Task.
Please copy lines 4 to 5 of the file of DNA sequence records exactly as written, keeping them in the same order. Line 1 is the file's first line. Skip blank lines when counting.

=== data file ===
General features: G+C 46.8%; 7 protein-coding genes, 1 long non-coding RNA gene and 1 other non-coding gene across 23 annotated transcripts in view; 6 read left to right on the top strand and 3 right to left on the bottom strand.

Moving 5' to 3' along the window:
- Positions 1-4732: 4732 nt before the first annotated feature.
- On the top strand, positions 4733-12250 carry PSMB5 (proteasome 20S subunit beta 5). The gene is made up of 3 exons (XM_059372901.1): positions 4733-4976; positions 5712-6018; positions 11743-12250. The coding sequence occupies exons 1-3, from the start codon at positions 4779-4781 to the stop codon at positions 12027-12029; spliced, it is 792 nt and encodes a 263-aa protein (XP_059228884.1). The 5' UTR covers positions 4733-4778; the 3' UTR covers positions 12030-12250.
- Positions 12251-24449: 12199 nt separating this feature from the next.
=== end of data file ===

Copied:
- On the top strand, positions 4733-12250 carry PSMB5 (proteasome 20S subunit beta 5). The gene is made up of 3 exons (XM_059372901.1): positions 4733-4976; positions 5712-6018; positions 11743-12250. The coding sequence occupies exons 1-3, from the start codon at positions 4779-4781 to the stop codon at positions 12027-12029; spliced, it is 792 nt and encodes a 263-aa protein (XP_059228884.1). The 5' UTR covers positions 4733-4778; the 3' UTR covers positions 12030-12250.
- Positions 12251-24449: 12199 nt separating this feature from the next.